(Tobias Koch)

Recently President Donald Trump twice insisted that Germany’s crime rate has risen 10 percent because of immigrants. It hasn’t. In fact, the crime rate here is at a thirty-year low. The claim was quickly put to rest in Germany by a press corps that is still largely governed by reason and facts, and in the United States, The Washington Post justly awarded the president four “Pinocchios” for this most recent lie. But why, with so much domestic drama of his own making, would the president take the time to defame Germany in the first place?

It may have to do with the fact that Germans despise Trump, who has the lowest approval rating here (11 percent) of any post-war president. In the lead article for Germany’s major weekly, Der Spiegel, Klaus Brinkbäumer recently compared Trump to German Chancellor Angela Merkel. Trump is the “savage,” she the “judicious one”; he represents mere “destruction,” she “the difficult search for reasonable compromises”; Trump is all “fury,” she “intelligence” itself. All this at a time when Merkel is drawing unprecedented criticism from across the political spectrum for her handling of the refugee crisis. At a low point in her own political career, and perhaps on the verge of losing her governing coalition, Merkel still outshines a U.S. president who is regularly denigrated in the mainstream press and quality papers (regardless of the respective political affiliation) for his stupidity, boorishness, and vindictiveness—and perhaps above all because he is seen as having abandoned Europe.

(Der Spiegel)

I’ve been coming to Germany regularly for almost forty years now, and in that time I’ve witnessed waves of anti-Americanism aimed at Ronald Reagan (for stationing cruise missiles in West Germany), at Reagan’s hawkish secretary of defense, Caspar Weinberger (my fellow students at the Free University of Berlin dislodged paving stones and hurled them at the motorcade), and at George W. Bush, for waging the ill-considered war in Iraq. Over the years, I’ve listened to hours of devastating criticism of U.S. policy—some of it fair-minded, some not. But never, until now, have I witnessed a U.S. president held in such widespread disrepute. Mainstream commentators and politicians of almost all parties often don’t even bother to cloak their hostility in polite expressions of distaste. They just plain don’t like him, and make no secret of it.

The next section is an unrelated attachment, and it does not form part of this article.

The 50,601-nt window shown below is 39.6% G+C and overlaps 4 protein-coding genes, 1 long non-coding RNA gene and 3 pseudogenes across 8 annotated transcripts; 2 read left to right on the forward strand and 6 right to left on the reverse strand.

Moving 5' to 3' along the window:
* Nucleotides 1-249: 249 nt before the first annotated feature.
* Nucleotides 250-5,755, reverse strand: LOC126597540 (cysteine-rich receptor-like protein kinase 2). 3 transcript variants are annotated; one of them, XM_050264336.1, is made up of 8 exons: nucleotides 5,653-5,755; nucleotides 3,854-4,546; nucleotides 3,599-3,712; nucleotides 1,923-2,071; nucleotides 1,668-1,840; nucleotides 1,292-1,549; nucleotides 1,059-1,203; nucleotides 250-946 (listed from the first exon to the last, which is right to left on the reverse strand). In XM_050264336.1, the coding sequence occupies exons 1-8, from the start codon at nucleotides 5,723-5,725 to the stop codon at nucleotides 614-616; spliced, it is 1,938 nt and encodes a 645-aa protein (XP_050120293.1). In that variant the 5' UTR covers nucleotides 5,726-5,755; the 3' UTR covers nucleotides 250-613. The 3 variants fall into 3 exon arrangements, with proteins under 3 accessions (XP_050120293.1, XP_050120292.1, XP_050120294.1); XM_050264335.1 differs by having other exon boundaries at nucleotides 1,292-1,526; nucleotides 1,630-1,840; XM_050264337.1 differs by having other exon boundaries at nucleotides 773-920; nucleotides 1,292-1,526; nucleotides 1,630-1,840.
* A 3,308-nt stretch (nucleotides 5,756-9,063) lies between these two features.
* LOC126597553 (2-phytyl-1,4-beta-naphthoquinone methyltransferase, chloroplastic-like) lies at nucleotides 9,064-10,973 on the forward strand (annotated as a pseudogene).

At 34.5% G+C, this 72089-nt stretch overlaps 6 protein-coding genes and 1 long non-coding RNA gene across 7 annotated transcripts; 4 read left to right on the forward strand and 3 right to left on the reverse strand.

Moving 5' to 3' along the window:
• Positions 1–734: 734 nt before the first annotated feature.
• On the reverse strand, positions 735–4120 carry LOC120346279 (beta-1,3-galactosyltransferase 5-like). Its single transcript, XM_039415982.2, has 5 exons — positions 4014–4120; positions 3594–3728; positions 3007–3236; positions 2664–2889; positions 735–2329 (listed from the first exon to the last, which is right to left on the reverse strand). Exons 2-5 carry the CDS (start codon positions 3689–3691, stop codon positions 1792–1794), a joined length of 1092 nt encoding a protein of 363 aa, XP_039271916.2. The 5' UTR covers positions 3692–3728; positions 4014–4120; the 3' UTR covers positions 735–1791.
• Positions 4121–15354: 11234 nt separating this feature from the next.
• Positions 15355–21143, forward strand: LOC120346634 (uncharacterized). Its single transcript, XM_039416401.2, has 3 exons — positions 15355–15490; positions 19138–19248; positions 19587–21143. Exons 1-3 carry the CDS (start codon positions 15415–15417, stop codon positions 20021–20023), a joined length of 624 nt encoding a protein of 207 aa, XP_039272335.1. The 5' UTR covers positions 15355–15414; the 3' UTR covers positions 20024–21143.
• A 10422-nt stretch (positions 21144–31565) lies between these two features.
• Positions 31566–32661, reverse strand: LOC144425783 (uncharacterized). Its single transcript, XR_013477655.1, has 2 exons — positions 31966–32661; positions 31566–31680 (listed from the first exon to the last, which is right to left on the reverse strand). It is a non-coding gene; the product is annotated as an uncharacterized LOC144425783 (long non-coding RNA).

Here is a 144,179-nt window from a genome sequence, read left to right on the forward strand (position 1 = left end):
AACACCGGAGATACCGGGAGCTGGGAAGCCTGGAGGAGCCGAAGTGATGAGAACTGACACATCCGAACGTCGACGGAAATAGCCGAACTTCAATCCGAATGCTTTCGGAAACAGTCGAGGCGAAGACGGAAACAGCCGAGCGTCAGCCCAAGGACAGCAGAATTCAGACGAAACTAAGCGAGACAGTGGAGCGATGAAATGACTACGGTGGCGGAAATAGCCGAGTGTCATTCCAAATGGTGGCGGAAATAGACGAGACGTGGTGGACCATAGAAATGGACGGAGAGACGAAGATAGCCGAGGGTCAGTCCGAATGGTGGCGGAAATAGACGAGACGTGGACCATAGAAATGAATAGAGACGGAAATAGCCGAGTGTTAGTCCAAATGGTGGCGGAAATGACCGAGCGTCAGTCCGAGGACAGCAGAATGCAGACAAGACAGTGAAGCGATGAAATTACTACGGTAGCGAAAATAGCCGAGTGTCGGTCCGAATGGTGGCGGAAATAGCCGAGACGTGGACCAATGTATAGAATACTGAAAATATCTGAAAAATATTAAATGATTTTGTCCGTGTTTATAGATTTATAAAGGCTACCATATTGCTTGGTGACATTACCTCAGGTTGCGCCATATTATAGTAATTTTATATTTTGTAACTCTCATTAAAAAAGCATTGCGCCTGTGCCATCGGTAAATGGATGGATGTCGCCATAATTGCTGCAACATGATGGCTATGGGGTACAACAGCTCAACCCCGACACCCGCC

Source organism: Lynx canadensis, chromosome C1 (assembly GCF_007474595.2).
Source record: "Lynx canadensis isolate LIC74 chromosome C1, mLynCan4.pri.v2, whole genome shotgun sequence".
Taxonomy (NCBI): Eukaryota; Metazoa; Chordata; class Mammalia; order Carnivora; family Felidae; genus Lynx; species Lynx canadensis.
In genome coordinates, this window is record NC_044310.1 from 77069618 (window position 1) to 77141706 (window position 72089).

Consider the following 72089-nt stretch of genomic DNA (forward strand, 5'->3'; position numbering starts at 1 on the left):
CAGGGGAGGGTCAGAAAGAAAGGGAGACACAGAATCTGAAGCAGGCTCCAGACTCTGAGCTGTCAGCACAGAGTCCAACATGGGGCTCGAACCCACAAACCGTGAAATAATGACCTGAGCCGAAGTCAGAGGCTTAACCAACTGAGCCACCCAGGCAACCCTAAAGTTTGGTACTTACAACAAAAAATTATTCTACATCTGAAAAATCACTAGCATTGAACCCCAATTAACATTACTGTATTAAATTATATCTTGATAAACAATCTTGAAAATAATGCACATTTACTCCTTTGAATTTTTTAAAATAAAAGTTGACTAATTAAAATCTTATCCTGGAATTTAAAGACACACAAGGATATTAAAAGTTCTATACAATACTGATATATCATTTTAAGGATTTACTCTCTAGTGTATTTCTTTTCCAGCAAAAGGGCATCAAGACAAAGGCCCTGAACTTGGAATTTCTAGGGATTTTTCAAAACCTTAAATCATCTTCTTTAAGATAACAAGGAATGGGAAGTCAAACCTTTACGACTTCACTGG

If Trump is as deeply egocentric as James Comey claims (Comey is now here on his book tour), this alone might explain why he lashed out. Perhaps it is just a bruised ego. But whatever the source of this outburst, the consequences may be more sinister. For Germany is at a crossroads, and I’m betting that it’s Merkel’s political vulnerability that tempted Trump to insert himself into German politics. He smelled blood.

The threat to Merkel comes in the form of Interior Minister Horst Seehofer, who is a member of the CSU (Christian Social Union), a conservative Bavarian party whose recent losses to the right-wing, anti-immigrant AfD (Alternative for Germany) have been widely attributed to the unpopularity of Merkel’s refugee policies. Bavaria is gearing up for another election this October, and the CSU fears further losses to the AfD—unless it can decisively distance itself from Merkel’s Willkommenskultur (culture of welcome) toward refugees. And that is what Seehofer—Merkel’s bete noire on this issue since at least 2015—is really up to. Along with the ambitious CSU Bavarian governor, Markus Soeder, he is on a collision course with the chancellor over how best to limit the influx of asylum seekers into Germany.

Merkel agrees in principle, but she is seeking a European solution—which I think most reasonable observers view as the preferable option, if she can get it. Seehofer is playing the bully with his own coalition partner, threatening simply to enact his own policy if she fails, or if she doesn’t succeed quickly enough. Soeder and Seehofer are thumping their chests in public; Seehofer has recently been quoted as saying he “can no longer work with this woman” and will go it alone. Both appear committed, at least for the purpose of favorable election results, to a course of brinkmanship. This would very likely cause the collapse of the coalition government in Berlin.

Trump's intrusion into German politics, in other words, is nothing more than an extension abroad of what he is doing at home.